California Court of Appeals, Third District, Yolo
APPEAL from a judgment of the Superior Court of Yolo County, No. CV-PT-11-2672 Daniel P. Maguire, Judge.
[Copyrighted Material Omitted]
Law Offices of Jeffrey L. Aran and Jeffrey L. Aran for Plaintiff and Appellant.
Kronick, Moskovitz, Tiedemann & Girard, Jeffrey A. Mitchell and William T. Chisum for Defendant and Respondent.
Business and Professions Code section 5499 (hereafter, section 5499) “grandfathers” (i.e., legalizes) on-premises business signs that do not conform to a subsequently enacted local sign law as to height or size, if a conforming sign’s (1) visibility or (2) communicative effectiveness, would be materially impaired by special topographic circumstances.
In this administrative mandate action (Code Civ. Proc., §§ 1094.5, 1094.6), we conclude the trial court properly used the substantial evidence test, rather than the independent judgment test, to review an administrative decision concerning these two material impairments.
The trial court concluded that substantial evidence supported the locality’s findings that reducing the height of the pole sign at issue from 35 feet to the conforming height of 12 feet (in what is now the locality’s “Central Business District”) would not materially impair the sign’s visibility or communicative effectiveness. Based on this conclusion, the trial court denied the affected business’s petition for a writ of administrative mandate. We shall affirm the judgment.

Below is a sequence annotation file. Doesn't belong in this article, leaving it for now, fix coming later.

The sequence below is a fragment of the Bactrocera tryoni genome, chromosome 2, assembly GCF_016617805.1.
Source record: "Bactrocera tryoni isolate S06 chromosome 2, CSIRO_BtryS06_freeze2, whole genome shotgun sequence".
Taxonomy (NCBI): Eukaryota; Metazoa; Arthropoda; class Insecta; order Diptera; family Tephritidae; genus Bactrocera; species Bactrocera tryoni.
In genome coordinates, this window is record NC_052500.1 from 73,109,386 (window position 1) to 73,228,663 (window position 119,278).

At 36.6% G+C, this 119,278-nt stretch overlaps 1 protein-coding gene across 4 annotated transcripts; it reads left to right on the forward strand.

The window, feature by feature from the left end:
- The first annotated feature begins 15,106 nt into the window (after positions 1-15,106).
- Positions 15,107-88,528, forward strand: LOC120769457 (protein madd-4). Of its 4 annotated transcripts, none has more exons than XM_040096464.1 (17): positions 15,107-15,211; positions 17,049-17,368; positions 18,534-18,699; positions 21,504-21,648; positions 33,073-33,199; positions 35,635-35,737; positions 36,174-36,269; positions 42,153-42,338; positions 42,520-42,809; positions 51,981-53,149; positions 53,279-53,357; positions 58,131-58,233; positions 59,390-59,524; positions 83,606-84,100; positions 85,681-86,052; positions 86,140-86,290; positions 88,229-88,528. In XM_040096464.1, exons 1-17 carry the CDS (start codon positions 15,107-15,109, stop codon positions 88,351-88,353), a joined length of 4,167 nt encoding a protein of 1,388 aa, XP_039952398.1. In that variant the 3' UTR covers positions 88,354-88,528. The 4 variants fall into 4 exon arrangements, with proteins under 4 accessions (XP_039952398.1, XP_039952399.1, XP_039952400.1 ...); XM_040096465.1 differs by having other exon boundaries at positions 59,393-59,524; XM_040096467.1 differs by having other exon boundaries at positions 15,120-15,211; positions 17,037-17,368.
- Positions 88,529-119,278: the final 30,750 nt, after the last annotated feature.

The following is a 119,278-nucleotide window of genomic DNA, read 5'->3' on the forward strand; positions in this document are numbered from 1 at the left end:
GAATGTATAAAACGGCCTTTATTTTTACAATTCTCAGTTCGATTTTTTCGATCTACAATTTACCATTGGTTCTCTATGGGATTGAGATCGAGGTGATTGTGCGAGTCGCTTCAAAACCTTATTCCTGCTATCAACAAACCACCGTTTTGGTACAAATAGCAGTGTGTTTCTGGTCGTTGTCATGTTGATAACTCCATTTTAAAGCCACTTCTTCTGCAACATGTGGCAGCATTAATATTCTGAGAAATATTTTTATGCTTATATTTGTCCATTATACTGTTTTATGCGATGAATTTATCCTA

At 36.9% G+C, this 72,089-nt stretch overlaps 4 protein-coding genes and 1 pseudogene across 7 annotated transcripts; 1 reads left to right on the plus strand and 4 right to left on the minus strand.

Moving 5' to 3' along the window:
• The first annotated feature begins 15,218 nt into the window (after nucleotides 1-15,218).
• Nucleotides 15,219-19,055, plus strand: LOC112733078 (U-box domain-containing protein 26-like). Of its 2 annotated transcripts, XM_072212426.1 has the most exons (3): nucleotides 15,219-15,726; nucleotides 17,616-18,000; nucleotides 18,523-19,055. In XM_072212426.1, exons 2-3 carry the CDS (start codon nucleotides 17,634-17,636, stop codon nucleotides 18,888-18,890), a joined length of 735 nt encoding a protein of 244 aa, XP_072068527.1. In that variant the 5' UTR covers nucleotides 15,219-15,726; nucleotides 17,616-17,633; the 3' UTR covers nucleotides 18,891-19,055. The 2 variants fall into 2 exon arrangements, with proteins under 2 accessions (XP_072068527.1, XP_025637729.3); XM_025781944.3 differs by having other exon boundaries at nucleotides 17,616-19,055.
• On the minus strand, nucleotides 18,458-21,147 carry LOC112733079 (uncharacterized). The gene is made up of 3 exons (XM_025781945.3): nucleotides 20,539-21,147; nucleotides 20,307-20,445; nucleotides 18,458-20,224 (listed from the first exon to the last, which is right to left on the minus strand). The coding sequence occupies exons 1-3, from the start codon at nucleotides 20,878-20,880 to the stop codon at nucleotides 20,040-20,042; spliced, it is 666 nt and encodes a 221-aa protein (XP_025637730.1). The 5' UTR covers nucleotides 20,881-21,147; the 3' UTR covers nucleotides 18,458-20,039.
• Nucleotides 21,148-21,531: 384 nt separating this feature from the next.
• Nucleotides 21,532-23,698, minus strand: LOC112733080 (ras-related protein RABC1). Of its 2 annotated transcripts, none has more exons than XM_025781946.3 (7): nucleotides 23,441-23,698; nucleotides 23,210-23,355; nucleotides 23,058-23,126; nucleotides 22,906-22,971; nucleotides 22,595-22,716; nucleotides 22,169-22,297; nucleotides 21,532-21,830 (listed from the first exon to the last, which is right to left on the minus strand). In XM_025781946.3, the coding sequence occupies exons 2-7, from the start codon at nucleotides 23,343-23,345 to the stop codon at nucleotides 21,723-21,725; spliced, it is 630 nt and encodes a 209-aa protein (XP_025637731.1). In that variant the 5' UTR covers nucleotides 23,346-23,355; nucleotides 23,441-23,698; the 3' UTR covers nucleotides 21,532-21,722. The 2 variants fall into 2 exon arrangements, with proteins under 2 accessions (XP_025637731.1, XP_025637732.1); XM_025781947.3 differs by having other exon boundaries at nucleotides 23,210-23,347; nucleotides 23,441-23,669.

FACTUAL AND PROCEDURAL BACKGROUND
The affected business is Amerco Real Estate Company, which owns a U-Haul truck rental facility (hereafter, U-Haul) along the eastern portion of West Capitol Avenue in the City of West Sacramento (the City).
The sign at issue (the sign) is a 35-foot-high, freestanding two-pole sign holding three display panels: a panel at the top, reading in large block letters, “U-HAUL”; a middle panel reading, “Custom Hitches”; and a lower panel with a manually changeable reader board concerning hours, sales, goods and services.
U-Haul lawfully installed the sign in 1976.
In 1993, the City enacted an ordinance limiting such pole signs to 12 feet in height in the City’s Central Business District, in which U-Haul is located; but the City provided a 15-year amortization period to comply (to May 2008).
After providing extensive notice, offering height compromises above 12 feet, and engaging in several attempts to resolve the issue of the noncompliant sign, the City brought an administrative nuisance action against U-Haul (under the sign ordinance) to reduce the sign’s height to 12 feet with a maximum of 112 square feet of freestanding sign space.
In August 2011, an administrative hearing officer found in the City’s favor along these lines. And the City’s Board of Appeals, after a hearing in October 2011, rejected U-Haul’s appeal that the sign was entitled to remain pursuant to section 5499, and affirmed the hearing officer’s decision.
U-Haul then unsuccessfully petitioned the trial court for a writ of administrative mandate to overturn the City’s decision. (Code Civ. Proc., §§ 1094.5, 1094.6.)
This appeal by ...